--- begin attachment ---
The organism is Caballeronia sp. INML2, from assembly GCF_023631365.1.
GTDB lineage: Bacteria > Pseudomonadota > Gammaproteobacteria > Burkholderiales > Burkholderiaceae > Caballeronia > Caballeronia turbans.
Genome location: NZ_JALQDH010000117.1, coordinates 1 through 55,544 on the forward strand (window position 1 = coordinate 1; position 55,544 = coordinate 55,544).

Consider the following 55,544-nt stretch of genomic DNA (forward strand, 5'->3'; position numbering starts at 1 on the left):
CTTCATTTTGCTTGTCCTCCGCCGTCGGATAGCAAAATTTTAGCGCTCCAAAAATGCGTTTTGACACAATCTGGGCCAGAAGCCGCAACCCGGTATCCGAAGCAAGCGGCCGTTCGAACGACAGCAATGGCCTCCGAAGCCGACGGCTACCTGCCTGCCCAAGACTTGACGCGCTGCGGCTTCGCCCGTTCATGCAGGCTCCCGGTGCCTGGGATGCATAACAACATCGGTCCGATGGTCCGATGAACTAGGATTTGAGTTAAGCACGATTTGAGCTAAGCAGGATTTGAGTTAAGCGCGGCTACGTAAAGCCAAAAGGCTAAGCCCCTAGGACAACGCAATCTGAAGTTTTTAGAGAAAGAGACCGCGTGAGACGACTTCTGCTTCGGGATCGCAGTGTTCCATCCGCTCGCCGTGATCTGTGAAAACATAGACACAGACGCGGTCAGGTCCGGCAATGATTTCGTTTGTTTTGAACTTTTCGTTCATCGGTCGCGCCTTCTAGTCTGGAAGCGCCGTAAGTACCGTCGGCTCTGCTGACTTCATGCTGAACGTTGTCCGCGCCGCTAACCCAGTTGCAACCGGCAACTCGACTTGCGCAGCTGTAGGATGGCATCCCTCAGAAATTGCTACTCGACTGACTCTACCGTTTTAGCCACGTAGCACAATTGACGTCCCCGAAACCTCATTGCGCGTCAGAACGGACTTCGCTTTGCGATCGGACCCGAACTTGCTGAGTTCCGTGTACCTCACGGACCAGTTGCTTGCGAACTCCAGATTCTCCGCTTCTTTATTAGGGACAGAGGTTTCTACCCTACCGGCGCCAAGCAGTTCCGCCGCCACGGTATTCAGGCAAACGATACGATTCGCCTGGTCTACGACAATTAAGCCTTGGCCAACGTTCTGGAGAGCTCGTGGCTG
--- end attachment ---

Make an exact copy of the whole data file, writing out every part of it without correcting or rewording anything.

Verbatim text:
The organism is Caballeronia sp. INML2, from assembly GCF_023631365.1.
GTDB lineage: Bacteria > Pseudomonadota > Gammaproteobacteria > Burkholderiales > Burkholderiaceae > Caballeronia > Caballeronia turbans.
Genome location: NZ_JALQDH010000117.1, coordinates 1 through 55,544 on the forward strand (window position 1 = coordinate 1; position 55,544 = coordinate 55,544).

Consider the following 55,544-nt stretch of genomic DNA (forward strand, 5'->3'; position numbering starts at 1 on the left):
CTTCATTTTGCTTGTCCTCCGCCGTCGGATAGCAAAATTTTAGCGCTCCAAAAATGCGTTTTGACACAATCTGGGCCAGAAGCCGCAACCCGGTATCCGAAGCAAGCGGCCGTTCGAACGACAGCAATGGCCTCCGAAGCCGACGGCTACCTGCCTGCCCAAGACTTGACGCGCTGCGGCTTCGCCCGTTCATGCAGGCTCCCGGTGCCTGGGATGCATAACAACATCGGTCCGATGGTCCGATGAACTAGGATTTGAGTTAAGCACGATTTGAGCTAAGCAGGATTTGAGTTAAGCGCGGCTACGTAAAGCCAAAAGGCTAAGCCCCTAGGACAACGCAATCTGAAGTTTTTAGAGAAAGAGACCGCGTGAGACGACTTCTGCTTCGGGATCGCAGTGTTCCATCCGCTCGCCGTGATCTGTGAAAACATAGACACAGACGCGGTCAGGTCCGGCAATGATTTCGTTTGTTTTGAACTTTTCGTTCATCGGTCGCGCCTTCTAGTCTGGAAGCGCCGTAAGTACCGTCGGCTCTGCTGACTTCATGCTGAACGTTGTCCGCGCCGCTAACCCAGTTGCAACCGGCAACTCGACTTGCGCAGCTGTAGGATGGCATCCCTCAGAAATTGCTACTCGACTGACTCTACCGTTTTAGCCACGTAGCACAATTGACGTCCCCGAAACCTCATTGCGCGTCAGAACGGACTTCGCTTTGCGATCGGACCCGAACTTGCTGAGTTCCGTGTACCTCACGGACCAGTTGCTTGCGAACTCCAGATTCTCCGCTTCTTTATTAGGGACAGAGGTTTCTACCCTACCGGCGCCAAGCAGTTCCGCCGCCACGGTATTCAGGCAAACGATACGATTCGCCTGGTCTACGACAATTAAGCCTTGGCCAACGTTCTGGAGAGCTCGTGGCTG